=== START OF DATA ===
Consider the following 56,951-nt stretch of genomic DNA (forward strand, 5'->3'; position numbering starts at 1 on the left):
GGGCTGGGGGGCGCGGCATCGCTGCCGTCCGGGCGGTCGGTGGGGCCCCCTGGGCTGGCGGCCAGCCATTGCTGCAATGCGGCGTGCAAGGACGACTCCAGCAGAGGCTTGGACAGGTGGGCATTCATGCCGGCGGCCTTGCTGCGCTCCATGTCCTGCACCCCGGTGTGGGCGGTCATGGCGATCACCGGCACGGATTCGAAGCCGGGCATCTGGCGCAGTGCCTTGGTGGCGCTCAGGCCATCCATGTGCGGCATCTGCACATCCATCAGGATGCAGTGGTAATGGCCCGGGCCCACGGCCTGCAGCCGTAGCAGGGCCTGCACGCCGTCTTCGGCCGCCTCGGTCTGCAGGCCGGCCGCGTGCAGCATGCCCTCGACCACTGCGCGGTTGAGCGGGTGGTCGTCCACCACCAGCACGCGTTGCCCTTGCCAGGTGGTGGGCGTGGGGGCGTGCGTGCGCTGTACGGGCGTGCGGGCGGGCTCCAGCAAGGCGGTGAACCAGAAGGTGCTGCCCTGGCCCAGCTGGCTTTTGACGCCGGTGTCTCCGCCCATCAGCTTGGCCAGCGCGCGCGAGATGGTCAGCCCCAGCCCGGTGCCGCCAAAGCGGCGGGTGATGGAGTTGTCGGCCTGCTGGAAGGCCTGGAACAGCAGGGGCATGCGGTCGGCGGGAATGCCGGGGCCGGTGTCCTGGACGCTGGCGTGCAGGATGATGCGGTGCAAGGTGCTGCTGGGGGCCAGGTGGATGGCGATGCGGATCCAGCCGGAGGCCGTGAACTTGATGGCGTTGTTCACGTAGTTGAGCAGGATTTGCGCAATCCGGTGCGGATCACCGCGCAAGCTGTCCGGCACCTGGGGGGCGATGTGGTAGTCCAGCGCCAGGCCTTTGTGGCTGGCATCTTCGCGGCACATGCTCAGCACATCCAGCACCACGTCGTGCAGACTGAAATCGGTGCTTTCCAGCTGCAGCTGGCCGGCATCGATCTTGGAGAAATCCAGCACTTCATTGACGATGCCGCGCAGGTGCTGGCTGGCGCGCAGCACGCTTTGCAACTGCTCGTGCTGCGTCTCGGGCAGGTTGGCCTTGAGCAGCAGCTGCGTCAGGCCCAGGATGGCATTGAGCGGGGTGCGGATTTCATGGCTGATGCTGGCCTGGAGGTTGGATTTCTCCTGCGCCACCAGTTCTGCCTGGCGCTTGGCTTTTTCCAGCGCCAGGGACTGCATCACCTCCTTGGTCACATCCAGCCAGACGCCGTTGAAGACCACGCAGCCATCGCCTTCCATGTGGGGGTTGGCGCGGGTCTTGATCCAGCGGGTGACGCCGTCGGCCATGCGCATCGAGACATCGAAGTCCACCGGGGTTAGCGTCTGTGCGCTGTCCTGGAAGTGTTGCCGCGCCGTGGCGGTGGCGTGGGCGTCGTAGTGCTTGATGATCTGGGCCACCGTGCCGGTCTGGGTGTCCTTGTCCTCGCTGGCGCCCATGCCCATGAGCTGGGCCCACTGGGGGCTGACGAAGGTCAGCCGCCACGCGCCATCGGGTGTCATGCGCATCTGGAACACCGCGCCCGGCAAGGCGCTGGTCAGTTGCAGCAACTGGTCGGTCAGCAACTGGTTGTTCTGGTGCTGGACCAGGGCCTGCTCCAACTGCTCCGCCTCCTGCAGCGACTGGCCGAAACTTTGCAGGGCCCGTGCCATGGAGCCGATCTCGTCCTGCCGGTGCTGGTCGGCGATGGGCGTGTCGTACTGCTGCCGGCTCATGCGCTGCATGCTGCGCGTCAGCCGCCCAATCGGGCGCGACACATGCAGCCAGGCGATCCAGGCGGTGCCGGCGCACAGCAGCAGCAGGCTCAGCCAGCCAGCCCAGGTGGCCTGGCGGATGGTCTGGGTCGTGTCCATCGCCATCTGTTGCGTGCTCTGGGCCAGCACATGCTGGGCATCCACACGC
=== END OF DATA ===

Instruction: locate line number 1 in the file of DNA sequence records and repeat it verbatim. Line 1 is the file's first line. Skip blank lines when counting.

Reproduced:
Consider the following 56,951-nt stretch of genomic DNA (forward strand, 5'->3'; position numbering starts at 1 on the left):